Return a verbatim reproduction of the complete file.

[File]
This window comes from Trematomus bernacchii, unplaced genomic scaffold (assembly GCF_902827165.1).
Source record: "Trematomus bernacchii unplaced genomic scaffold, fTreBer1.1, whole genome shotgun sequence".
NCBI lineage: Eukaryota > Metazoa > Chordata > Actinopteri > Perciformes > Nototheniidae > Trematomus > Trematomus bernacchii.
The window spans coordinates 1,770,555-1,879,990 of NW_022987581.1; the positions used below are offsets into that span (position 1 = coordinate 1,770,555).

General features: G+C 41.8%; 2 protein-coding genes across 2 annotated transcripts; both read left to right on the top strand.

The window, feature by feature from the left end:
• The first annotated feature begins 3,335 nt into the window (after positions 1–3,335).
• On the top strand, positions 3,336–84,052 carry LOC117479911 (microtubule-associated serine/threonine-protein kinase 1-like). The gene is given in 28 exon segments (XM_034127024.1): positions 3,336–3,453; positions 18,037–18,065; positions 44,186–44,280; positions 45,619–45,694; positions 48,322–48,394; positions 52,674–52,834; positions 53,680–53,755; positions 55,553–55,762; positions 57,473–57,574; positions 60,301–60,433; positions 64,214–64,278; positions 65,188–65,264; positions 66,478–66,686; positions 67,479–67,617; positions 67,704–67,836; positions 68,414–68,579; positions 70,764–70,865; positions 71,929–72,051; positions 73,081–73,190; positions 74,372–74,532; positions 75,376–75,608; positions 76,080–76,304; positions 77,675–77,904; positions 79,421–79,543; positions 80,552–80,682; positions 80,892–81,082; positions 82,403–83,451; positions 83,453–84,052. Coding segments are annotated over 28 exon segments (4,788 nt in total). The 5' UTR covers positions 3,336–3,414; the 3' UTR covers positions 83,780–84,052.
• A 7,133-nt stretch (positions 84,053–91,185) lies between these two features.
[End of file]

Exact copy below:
This window comes from Trematomus bernacchii, unplaced genomic scaffold (assembly GCF_902827165.1).
Source record: "Trematomus bernacchii unplaced genomic scaffold, fTreBer1.1, whole genome shotgun sequence".
NCBI lineage: Eukaryota > Metazoa > Chordata > Actinopteri > Perciformes > Nototheniidae > Trematomus > Trematomus bernacchii.
The window spans coordinates 1,770,555-1,879,990 of NW_022987581.1; the positions used below are offsets into that span (position 1 = coordinate 1,770,555).

General features: G+C 41.8%; 2 protein-coding genes across 2 annotated transcripts; both read left to right on the top strand.

The window, feature by feature from the left end:
• The first annotated feature begins 3,335 nt into the window (after positions 1–3,335).
• On the top strand, positions 3,336–84,052 carry LOC117479911 (microtubule-associated serine/threonine-protein kinase 1-like). The gene is given in 28 exon segments (XM_034127024.1): positions 3,336–3,453; positions 18,037–18,065; positions 44,186–44,280; positions 45,619–45,694; positions 48,322–48,394; positions 52,674–52,834; positions 53,680–53,755; positions 55,553–55,762; positions 57,473–57,574; positions 60,301–60,433; positions 64,214–64,278; positions 65,188–65,264; positions 66,478–66,686; positions 67,479–67,617; positions 67,704–67,836; positions 68,414–68,579; positions 70,764–70,865; positions 71,929–72,051; positions 73,081–73,190; positions 74,372–74,532; positions 75,376–75,608; positions 76,080–76,304; positions 77,675–77,904; positions 79,421–79,543; positions 80,552–80,682; positions 80,892–81,082; positions 82,403–83,451; positions 83,453–84,052. Coding segments are annotated over 28 exon segments (4,788 nt in total). The 5' UTR covers positions 3,336–3,414; the 3' UTR covers positions 83,780–84,052.
• A 7,133-nt stretch (positions 84,053–91,185) lies between these two features.